How to Log Better Sleep

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The benefits of good sleep on overall health are well-known.  Healthy sleep habits contribute emotional and physical well-being. Sleep disorders can contribute to cardiovascular disease, high blood pressure, glucose dysregulation, and mood disorders. If sleep is compromised, our ability to handle stress is also compromised.

 

For fertility, the effects of sleep are not as clearly known, but there are some indications that proper sleep is important to fertility. Women who are sleep-deprived can have higher levels of FSH and LH, which might impact ovarian function, and sleep deprivation can increase prolactin, which could have an inhibitory effect on the reproductive system. In men, sleep disorders can have a negative impact on sperm parameters.

 

However, some of us have a bit of difficulty getting a good restful sleep, even when given the opportunity. How can you get some better zzzz’s?

 

First off, make sure that there is no other medical condition that could be affecting your sleep that needs to be addressed. Conditions like an overactive thyroid gland, anxiety, depression, and peri-menopause are examples of these.

Assuming that there is no underlying condition, here are a few quick tips to get you started on a better night’s rest:

Get your room right.

Your bedroom should be your sanctuary for sleep or for sex. Don’t confuse your body by doing work in bed. Also, make it as dark as possible for sleep (e.g. black out blinds, eye cover). Light during the night can disrupt your pineal gland and melatonin production. This also means no screen time before bed! (And if you must, there are settings on most phones that will turn off the blue light from the device, to lessen the impact somewhat).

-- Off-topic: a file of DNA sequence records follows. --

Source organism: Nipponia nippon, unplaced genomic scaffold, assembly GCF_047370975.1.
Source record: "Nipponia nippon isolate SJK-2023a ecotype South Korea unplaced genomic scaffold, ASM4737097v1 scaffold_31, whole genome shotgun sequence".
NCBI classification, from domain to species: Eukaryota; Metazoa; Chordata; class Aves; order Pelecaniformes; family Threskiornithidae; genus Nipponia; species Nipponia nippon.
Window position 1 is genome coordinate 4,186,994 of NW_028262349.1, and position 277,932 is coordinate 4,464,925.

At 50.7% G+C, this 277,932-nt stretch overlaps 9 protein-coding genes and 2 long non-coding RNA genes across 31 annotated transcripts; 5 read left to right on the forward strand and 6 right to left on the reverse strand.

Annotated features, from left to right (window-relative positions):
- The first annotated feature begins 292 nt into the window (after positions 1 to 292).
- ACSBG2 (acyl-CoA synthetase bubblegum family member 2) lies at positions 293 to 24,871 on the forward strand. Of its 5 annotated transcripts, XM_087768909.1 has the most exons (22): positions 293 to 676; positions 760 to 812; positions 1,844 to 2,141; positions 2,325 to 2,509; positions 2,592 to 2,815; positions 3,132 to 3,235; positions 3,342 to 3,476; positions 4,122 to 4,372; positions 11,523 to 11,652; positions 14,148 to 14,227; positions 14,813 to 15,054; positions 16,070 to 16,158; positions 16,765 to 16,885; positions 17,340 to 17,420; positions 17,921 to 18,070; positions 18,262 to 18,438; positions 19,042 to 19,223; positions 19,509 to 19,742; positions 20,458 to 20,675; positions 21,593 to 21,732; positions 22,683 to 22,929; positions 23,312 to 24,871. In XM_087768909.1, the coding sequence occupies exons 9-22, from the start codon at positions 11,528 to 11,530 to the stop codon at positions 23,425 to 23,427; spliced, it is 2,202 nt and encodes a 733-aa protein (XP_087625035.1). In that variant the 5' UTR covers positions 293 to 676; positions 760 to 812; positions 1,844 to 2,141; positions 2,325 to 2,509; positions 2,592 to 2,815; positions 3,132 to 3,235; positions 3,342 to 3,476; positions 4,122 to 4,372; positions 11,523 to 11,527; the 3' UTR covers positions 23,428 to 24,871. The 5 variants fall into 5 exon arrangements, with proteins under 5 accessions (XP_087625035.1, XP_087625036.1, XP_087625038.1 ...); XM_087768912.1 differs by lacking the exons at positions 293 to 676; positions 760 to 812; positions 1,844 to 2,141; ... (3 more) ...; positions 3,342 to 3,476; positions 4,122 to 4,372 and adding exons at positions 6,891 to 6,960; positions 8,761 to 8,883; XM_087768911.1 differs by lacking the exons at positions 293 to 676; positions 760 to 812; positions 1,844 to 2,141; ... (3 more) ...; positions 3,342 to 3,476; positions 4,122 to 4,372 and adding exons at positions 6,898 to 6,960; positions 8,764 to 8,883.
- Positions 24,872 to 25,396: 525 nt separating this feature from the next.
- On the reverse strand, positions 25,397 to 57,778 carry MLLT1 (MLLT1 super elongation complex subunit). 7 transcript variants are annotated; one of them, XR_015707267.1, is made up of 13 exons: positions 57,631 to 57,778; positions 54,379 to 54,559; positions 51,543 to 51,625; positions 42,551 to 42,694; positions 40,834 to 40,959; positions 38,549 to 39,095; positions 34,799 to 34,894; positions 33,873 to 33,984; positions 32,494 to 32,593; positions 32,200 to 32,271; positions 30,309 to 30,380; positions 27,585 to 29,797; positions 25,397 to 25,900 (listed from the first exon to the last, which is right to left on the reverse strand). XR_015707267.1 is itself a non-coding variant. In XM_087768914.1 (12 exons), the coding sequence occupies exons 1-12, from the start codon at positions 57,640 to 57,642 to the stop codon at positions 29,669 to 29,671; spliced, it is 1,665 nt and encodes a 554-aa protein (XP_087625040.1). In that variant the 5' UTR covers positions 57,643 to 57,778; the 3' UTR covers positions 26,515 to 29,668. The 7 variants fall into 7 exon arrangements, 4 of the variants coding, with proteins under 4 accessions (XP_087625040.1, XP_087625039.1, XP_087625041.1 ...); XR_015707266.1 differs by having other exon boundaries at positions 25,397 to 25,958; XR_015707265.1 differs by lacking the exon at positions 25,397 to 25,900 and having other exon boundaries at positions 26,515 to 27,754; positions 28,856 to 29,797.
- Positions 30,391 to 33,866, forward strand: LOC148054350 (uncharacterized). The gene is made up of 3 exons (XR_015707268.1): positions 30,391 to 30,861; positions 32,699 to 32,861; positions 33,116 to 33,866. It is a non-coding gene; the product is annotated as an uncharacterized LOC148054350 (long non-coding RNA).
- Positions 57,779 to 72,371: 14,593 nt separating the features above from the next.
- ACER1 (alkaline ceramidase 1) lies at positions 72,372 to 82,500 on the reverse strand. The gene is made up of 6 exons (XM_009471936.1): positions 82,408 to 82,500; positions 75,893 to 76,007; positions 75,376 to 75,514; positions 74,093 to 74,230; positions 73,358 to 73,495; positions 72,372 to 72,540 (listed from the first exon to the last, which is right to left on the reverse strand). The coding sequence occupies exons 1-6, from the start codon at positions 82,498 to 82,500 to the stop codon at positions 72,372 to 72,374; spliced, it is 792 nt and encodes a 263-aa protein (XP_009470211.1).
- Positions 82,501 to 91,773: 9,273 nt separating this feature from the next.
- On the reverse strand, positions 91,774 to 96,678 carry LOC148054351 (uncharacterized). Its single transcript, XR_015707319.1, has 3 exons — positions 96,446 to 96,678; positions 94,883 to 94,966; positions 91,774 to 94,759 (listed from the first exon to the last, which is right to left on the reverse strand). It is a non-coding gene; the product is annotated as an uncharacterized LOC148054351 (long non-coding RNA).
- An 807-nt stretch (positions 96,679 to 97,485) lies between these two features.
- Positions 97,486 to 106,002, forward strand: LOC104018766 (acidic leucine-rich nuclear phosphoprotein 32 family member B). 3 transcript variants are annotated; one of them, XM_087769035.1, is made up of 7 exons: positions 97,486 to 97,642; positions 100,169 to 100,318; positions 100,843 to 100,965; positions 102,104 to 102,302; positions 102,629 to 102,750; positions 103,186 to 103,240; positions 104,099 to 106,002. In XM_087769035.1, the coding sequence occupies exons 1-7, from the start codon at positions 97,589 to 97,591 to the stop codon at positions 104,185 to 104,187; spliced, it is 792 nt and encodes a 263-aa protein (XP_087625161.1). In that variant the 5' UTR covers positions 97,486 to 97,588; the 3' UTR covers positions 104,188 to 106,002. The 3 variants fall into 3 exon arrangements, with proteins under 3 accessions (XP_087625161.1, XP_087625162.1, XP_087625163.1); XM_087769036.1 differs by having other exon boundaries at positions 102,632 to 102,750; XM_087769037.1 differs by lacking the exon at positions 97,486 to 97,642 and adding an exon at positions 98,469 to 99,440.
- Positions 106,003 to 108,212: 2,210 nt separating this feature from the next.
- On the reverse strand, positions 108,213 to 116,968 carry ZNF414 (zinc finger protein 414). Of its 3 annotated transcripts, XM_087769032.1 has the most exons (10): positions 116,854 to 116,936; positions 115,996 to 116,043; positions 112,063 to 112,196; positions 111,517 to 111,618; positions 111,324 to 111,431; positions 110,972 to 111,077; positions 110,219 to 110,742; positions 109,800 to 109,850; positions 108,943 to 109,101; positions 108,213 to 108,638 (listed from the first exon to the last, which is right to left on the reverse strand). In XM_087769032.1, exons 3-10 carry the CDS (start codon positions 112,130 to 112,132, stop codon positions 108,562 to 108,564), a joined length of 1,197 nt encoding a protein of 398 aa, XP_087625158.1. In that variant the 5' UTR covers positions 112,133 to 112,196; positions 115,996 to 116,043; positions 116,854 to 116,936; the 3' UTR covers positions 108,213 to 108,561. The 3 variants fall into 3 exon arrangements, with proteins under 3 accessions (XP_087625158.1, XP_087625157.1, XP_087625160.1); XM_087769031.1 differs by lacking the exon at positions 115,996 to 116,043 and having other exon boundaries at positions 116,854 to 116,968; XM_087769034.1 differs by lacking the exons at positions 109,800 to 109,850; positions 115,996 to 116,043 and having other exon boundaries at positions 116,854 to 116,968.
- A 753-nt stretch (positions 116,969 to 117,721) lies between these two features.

Establish a sleep routine.

Regular sleeping and waking hours helps the body establish a regular circadian rhythm. This will allow the body to start to feel ready for sleep at the right time, and wake up more refreshed. Shift work with irregular nighttime hours has been associated with some poorer health outcomes in some studies – hopefully you can avoid this!

A calming wind-down routine before bed also helps the body get ready for sleep. Consider some light pleasant reading or deep breathing or a mindfulness exercise before bed.

Get deeper sleep.

Reduce or avoid alcohol; though it can make you drowsy, it can actually prevent you from achieving as much REM sleep as you could otherwise. REM sleep is the stage where you dream, and it’s thought to be restorative.

 

Keep a to-do list by your bed if you need to. Some people find they are constantly thinking of what needs to get done tomorrow and this prevents deep sleep. Having the list there allows you to quickly jot it down, and then be sure that it’s there to remind you tomorrow; you spend less time worrying!

There are supplements, herbs, and even acupuncture protocols out there that can also help too. While many are quite safe, it’s important to make sure there are no interactions or adverse effects you should worry about in your particular case. Zeynep or myself would be happy to help make sure they are appropriate for you.

 

Happy dreams!

 

References:

Kloss et al. (2015). Sleep, Sleep Disturbance and Fertility in Women.

Sleep Med Rev. 2015 Aug; 22: 78–87. doi: 10.1016/j.smrv.2014.10.005

Vigano et al. (2017). Sleep disturbances and semen quality in an Italian cross sectional study.

Basic Clin Androl. 2017 Aug 21;27:16. doi: 10.1186/s12610-017-0060-0

 

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